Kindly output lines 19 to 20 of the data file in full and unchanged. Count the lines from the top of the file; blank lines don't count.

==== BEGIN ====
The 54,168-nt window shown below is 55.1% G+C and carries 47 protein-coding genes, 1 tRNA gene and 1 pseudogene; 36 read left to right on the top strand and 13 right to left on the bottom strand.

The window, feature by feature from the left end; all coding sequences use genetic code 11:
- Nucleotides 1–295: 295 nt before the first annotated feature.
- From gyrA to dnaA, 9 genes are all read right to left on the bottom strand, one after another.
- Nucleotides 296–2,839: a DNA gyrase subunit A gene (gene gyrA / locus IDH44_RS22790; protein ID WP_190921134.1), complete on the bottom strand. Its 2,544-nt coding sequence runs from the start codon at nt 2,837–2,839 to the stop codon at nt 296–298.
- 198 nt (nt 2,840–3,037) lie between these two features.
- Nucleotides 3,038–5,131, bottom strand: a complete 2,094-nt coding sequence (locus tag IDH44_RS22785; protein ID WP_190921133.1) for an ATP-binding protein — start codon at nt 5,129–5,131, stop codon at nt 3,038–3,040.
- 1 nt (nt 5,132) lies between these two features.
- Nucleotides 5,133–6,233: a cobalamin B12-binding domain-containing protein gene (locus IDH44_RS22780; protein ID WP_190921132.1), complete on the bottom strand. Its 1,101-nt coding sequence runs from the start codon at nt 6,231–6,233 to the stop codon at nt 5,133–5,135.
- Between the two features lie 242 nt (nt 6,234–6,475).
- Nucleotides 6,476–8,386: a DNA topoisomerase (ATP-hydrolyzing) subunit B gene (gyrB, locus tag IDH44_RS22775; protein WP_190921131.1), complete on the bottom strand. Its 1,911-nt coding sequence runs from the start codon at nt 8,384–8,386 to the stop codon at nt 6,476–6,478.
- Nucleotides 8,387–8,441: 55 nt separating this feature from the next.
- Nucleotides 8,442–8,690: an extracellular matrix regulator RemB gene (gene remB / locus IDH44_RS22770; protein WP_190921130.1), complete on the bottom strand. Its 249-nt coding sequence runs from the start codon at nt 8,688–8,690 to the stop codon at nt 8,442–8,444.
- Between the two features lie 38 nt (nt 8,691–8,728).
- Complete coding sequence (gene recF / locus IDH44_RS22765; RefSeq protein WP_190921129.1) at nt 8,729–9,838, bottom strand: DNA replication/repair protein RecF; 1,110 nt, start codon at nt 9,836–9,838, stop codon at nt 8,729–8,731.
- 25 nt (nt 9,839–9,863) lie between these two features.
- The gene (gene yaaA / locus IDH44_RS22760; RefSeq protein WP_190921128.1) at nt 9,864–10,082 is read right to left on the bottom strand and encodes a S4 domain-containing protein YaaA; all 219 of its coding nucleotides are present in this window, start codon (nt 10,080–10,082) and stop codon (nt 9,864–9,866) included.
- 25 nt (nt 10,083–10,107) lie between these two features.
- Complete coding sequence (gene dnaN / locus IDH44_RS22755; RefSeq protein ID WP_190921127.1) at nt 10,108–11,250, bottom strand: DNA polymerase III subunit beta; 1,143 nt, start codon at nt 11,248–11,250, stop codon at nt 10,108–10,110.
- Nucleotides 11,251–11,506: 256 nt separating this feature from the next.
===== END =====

- Complete coding sequence (gene dnaN / locus IDH44_RS22755; RefSeq protein ID WP_190921127.1) at nt 10,108–11,250, bottom strand: DNA polymerase III subunit beta; 1,143 nt, start codon at nt 11,248–11,250, stop codon at nt 10,108–10,110.
- Nucleotides 11,251–11,506: 256 nt separating this feature from the next.